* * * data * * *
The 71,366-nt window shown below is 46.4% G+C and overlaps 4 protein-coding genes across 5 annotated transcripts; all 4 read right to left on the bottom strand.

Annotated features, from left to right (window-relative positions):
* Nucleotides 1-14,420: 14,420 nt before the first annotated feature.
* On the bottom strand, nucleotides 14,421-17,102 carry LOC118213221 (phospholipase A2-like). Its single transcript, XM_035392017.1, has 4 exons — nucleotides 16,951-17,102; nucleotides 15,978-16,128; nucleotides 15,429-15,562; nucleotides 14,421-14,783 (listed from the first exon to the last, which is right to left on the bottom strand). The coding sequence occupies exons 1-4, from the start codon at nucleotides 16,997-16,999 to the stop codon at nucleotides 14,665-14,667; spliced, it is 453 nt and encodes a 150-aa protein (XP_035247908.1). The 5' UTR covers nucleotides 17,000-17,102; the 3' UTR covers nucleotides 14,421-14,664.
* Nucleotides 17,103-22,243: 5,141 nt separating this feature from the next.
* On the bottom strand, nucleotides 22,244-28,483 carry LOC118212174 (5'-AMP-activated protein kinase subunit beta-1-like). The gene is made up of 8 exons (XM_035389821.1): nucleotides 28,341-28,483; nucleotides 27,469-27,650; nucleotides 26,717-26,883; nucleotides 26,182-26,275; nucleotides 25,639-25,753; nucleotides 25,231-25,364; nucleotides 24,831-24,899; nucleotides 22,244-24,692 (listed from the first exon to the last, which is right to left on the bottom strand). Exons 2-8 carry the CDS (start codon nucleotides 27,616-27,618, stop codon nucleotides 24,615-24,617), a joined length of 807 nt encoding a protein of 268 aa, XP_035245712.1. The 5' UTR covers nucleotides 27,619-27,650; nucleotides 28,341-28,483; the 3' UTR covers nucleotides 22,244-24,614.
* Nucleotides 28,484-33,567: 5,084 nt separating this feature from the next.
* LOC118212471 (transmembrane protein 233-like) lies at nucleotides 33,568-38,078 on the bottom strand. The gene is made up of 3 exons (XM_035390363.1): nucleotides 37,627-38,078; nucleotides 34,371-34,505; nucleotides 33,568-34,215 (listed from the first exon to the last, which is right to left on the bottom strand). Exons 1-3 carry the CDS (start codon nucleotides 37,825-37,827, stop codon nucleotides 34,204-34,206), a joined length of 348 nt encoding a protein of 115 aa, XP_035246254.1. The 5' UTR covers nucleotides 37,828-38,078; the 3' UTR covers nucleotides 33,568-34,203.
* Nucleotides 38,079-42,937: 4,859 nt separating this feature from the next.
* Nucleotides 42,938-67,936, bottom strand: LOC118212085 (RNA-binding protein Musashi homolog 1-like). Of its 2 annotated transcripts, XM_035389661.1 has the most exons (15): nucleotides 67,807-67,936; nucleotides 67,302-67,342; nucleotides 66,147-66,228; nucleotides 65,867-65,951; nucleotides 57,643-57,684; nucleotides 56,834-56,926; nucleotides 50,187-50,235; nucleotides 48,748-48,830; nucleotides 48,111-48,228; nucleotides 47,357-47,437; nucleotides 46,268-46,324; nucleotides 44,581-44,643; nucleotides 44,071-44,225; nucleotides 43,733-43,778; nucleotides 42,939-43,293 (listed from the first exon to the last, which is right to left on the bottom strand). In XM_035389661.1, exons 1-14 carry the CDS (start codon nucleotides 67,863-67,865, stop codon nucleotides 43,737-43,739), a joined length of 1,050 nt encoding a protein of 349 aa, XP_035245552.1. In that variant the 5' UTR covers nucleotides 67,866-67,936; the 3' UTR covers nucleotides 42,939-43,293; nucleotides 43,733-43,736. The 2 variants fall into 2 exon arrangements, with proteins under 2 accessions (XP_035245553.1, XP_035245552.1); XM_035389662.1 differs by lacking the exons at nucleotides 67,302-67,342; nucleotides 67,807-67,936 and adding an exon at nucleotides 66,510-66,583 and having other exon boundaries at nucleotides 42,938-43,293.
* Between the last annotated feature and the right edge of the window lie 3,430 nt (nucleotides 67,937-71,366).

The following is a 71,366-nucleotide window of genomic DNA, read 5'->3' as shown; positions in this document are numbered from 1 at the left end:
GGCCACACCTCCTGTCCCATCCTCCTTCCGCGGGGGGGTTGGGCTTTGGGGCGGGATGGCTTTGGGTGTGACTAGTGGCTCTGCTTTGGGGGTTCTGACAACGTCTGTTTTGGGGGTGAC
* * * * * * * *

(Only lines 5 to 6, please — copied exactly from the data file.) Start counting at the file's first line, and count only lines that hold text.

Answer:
* Nucleotides 17,103-22,243: 5,141 nt separating this feature from the next.
* On the bottom strand, nucleotides 22,244-28,483 carry LOC118212174 (5'-AMP-activated protein kinase subunit beta-1-like). The gene is made up of 8 exons (XM_035389821.1): nucleotides 28,341-28,483; nucleotides 27,469-27,650; nucleotides 26,717-26,883; nucleotides 26,182-26,275; nucleotides 25,639-25,753; nucleotides 25,231-25,364; nucleotides 24,831-24,899; nucleotides 22,244-24,692 (listed from the first exon to the last, which is right to left on the bottom strand). Exons 2-8 carry the CDS (start codon nucleotides 27,616-27,618, stop codon nucleotides 24,615-24,617), a joined length of 807 nt encoding a protein of 268 aa, XP_035245712.1. The 5' UTR covers nucleotides 27,619-27,650; nucleotides 28,341-28,483; the 3' UTR covers nucleotides 22,244-24,614.